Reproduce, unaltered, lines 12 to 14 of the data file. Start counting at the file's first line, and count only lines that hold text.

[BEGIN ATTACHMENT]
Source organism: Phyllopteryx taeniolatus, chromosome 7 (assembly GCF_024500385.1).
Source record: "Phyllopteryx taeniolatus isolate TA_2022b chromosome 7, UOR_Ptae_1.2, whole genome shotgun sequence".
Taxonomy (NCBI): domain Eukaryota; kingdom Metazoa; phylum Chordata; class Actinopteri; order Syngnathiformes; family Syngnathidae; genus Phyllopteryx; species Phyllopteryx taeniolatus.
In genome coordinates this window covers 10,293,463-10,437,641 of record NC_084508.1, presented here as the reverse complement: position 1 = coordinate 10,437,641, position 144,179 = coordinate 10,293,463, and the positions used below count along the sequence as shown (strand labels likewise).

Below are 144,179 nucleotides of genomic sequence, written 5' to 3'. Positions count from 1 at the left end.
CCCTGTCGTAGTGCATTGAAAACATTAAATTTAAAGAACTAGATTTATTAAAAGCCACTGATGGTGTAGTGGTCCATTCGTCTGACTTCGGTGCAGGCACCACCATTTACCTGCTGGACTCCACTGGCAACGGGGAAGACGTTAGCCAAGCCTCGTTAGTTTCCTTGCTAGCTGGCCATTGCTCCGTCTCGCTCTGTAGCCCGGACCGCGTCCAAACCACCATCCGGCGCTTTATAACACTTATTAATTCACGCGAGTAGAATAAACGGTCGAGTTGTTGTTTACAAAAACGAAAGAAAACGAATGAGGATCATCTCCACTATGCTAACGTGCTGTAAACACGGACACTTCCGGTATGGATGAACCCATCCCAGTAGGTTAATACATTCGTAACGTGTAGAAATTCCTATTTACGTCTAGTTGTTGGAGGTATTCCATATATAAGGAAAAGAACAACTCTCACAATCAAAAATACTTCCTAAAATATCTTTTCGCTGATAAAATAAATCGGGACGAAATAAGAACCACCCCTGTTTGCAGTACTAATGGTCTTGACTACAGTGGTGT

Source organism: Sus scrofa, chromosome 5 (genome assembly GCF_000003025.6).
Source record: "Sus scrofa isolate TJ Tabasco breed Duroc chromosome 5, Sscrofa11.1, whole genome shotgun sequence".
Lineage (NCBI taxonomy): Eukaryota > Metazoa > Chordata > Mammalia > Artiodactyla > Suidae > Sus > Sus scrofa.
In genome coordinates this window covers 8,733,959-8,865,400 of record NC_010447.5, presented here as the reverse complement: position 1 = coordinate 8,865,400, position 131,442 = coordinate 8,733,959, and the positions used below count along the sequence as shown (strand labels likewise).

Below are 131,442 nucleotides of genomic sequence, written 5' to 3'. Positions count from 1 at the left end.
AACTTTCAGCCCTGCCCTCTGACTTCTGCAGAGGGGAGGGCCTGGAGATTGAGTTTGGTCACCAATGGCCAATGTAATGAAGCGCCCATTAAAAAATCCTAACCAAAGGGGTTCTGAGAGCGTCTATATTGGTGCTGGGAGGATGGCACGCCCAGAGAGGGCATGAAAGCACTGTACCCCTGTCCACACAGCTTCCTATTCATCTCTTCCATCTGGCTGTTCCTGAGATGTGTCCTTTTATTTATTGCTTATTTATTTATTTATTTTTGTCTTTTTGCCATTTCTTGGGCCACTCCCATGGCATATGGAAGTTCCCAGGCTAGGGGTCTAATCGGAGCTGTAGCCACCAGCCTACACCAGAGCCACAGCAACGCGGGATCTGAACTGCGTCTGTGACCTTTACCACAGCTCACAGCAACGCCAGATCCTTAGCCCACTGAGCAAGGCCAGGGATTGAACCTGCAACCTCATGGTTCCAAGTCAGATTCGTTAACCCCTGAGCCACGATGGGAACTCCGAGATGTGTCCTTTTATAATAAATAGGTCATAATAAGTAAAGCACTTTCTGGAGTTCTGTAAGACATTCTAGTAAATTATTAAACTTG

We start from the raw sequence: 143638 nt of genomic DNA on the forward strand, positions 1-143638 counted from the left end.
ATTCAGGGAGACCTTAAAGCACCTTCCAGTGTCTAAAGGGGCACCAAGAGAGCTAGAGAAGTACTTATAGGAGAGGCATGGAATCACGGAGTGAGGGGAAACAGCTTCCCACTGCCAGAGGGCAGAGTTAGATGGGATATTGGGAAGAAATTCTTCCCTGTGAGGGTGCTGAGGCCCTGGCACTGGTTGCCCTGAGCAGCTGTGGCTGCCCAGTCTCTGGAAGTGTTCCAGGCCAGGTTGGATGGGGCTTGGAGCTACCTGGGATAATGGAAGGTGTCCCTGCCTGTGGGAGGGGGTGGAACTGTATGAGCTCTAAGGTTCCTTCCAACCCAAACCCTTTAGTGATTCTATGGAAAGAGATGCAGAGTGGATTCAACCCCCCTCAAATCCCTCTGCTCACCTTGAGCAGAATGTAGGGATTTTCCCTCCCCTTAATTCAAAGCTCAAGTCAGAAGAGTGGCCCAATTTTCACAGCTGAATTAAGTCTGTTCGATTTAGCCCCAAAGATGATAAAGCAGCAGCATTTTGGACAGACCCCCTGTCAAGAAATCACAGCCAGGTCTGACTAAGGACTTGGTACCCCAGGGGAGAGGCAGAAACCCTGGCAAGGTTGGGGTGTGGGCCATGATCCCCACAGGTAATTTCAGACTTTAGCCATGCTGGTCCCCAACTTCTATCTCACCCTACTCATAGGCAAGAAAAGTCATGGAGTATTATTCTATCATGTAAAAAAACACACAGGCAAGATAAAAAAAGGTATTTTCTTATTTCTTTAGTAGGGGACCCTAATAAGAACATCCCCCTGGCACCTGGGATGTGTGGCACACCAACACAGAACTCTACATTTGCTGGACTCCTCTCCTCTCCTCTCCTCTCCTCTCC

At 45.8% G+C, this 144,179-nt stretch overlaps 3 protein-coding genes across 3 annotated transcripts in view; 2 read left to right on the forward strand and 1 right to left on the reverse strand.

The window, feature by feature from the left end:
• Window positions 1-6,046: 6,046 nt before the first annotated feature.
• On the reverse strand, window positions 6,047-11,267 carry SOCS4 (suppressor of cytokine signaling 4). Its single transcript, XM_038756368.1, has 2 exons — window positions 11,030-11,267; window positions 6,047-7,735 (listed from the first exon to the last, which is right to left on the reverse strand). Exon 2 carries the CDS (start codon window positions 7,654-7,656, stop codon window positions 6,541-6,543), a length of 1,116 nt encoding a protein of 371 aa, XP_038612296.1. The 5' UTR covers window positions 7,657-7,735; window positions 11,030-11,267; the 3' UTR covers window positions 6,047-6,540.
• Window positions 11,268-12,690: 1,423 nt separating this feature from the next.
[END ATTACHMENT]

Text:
AACTTTCAGCCCTGCCCTCTGACTTCTGCAGAGGGGAGGGCCTGGAGATTGAGTTTGGTCACCAATGGCCAATGTAATGAAGCGCCCATTAAAAAATCCTAACCAAAGGGGTTCTGAGAGCGTCTATATTGGTGCTGGGAGGATGGCACGCCCAGAGAGGGCATGAAAGCACTGTACCCCTGTCCACACAGCTTCCTATTCATCTCTTCCATCTGGCTGTTCCTGAGATGTGTCCTTTTATTTATTGCTTATTTATTTATTTATTTTTGTCTTTTTGCCATTTCTTGGGCCACTCCCATGGCATATGGAAGTTCCCAGGCTAGGGGTCTAATCGGAGCTGTAGCCACCAGCCTACACCAGAGCCACAGCAACGCGGGATCTGAACTGCGTCTGTGACCTTTACCACAGCTCACAGCAACGCCAGATCCTTAGCCCACTGAGCAAGGCCAGGGATTGAACCTGCAACCTCATGGTTCCAAGTCAGATTCGTTAACCCCTGAGCCACGATGGGAACTCCGAGATGTGTCCTTTTATAATAAATAGGTCATAATAAGTAAAGCACTTTCTGGAGTTCTGTAAGACATTCTAGTAAATTATTAAACTTG

We start from the raw sequence: 143638 nt of genomic DNA on the forward strand, positions 1-143638 counted from the left end.
ATTCAGGGAGACCTTAAAGCACCTTCCAGTGTCTAAAGGGGCACCAAGAGAGCTAGAGAAGTACTTATAGGAGAGGCATGGAATCACGGAGTGAGGGGAAACAGCTTCCCACTGCCAGAGGGCAGAGTTAGATGGGATATTGGGAAGAAATTCTTCCCTGTGAGGGTGCTGAGGCCCTGGCACTGGTTGCCCTGAGCAGCTGTGGCTGCCCAGTCTCTGGAAGTGTTCCAGGCCAGGTTGGATGGGGCTTGGAGCTACCTGGGATAATGGAAGGTGTCCCTGCCTGTGGGAGGGGGTGGAACTGTATGAGCTCTAAGGTTCCTTCCAACCCAAACCCTTTAGTGATTCTATGGAAAGAGATGCAGAGTGGATTCAACCCCCCTCAAATCCCTCTGCTCACCTTGAGCAGAATGTAGGGATTTTCCCTCCCCTTAATTCAAAGCTCAAGTCAGAAGAGTGGCCCAATTTTCACAGCTGAATTAAGTCTGTTCGATTTAGCCCCAAAGATGATAAAGCAGCAGCATTTTGGACAGACCCCCTGTCAAGAAATCACAGCCAGGTCTGACTAAGGACTTGGTACCCCAGGGGAGAGGCAGAAACCCTGGCAAGGTTGGGGTGTGGGCCATGATCCCCACAGGTAATTTCAGACTTTAGCCATGCTGGTCCCCAACTTCTATCTCACCCTACTCATAGGCAAGAAAAGTCATGGAGTATTATTCTATCATGTAAAAAAACACACAGGCAAGATAAAAAAAGGTATTTTCTTATTTCTTTAGTAGGGGACCCTAATAAGAACATCCCCCTGGCACCTGGGATGTGTGGCACACCAACACAGAACTCTACATTTGCTGGACTCCTCTCCTCTCCTCTCCTCTCCTCTCC